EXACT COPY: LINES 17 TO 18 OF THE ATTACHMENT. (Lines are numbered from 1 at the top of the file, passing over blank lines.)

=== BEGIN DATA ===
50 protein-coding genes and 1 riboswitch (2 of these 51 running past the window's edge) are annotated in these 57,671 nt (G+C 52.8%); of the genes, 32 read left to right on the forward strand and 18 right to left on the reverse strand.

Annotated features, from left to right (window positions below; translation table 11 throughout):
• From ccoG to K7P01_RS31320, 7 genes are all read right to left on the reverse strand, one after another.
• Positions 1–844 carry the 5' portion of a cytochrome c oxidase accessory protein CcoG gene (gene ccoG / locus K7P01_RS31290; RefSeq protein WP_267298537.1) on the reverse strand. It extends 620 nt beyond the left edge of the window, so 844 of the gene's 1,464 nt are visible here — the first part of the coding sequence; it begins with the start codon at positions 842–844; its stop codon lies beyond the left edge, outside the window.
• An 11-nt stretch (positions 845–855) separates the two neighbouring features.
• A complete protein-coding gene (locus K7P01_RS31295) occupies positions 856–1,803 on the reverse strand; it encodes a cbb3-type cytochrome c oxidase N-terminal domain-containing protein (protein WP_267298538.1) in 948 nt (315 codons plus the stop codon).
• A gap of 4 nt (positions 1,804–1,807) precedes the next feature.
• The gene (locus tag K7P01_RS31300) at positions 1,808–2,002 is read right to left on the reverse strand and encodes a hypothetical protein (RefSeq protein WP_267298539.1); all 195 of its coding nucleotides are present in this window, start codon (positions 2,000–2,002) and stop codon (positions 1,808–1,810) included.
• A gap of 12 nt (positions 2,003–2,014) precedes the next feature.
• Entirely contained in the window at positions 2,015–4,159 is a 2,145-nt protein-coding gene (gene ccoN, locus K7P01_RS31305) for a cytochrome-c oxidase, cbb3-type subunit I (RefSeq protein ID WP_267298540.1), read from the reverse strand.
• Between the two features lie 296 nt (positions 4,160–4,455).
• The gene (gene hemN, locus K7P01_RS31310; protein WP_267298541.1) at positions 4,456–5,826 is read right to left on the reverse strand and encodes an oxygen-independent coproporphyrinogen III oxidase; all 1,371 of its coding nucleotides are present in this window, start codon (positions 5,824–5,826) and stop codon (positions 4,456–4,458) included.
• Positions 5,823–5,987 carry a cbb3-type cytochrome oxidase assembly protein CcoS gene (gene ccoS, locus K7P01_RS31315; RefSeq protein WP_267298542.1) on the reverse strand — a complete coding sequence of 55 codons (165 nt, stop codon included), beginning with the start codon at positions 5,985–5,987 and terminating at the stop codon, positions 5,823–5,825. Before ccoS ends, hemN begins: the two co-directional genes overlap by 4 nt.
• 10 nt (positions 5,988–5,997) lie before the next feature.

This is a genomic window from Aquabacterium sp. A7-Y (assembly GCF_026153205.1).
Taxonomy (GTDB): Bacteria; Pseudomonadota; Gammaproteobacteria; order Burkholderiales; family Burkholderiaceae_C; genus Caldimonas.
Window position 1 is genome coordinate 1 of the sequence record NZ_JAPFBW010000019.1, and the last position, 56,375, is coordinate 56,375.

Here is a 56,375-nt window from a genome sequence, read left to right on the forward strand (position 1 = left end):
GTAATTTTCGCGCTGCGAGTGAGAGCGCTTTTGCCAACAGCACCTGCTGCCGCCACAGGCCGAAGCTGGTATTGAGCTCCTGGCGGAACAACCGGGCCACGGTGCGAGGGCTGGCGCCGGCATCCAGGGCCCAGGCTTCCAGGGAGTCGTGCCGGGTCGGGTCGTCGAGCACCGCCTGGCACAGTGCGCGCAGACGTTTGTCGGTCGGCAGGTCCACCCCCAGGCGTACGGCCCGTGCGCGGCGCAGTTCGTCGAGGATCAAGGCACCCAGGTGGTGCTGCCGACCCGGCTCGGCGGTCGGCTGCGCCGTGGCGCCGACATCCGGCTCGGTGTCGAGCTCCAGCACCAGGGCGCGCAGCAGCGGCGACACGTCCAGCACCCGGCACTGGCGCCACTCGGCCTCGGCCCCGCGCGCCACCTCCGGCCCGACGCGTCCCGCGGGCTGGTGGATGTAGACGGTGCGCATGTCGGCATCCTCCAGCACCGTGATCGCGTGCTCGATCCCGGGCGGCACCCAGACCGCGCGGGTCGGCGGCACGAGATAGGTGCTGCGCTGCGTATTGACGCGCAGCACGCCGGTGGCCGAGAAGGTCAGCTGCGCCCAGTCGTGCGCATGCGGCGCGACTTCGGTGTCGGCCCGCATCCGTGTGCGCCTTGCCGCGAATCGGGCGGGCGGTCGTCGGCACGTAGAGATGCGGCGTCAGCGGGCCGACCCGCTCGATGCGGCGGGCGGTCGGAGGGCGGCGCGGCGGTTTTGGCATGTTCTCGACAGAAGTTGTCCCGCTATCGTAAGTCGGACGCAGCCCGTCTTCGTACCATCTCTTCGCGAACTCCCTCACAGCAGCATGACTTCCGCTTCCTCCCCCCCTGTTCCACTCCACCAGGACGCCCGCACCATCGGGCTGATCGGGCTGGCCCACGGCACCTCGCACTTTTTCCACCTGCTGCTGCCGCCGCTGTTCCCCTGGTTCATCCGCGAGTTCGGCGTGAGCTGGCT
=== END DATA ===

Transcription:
Window position 1 is genome coordinate 1 of the sequence record NZ_JAPFBW010000019.1, and the last position, 56,375, is coordinate 56,375.

Here is a 56,375-nt window from a genome sequence, read left to right on the forward strand (position 1 = left end):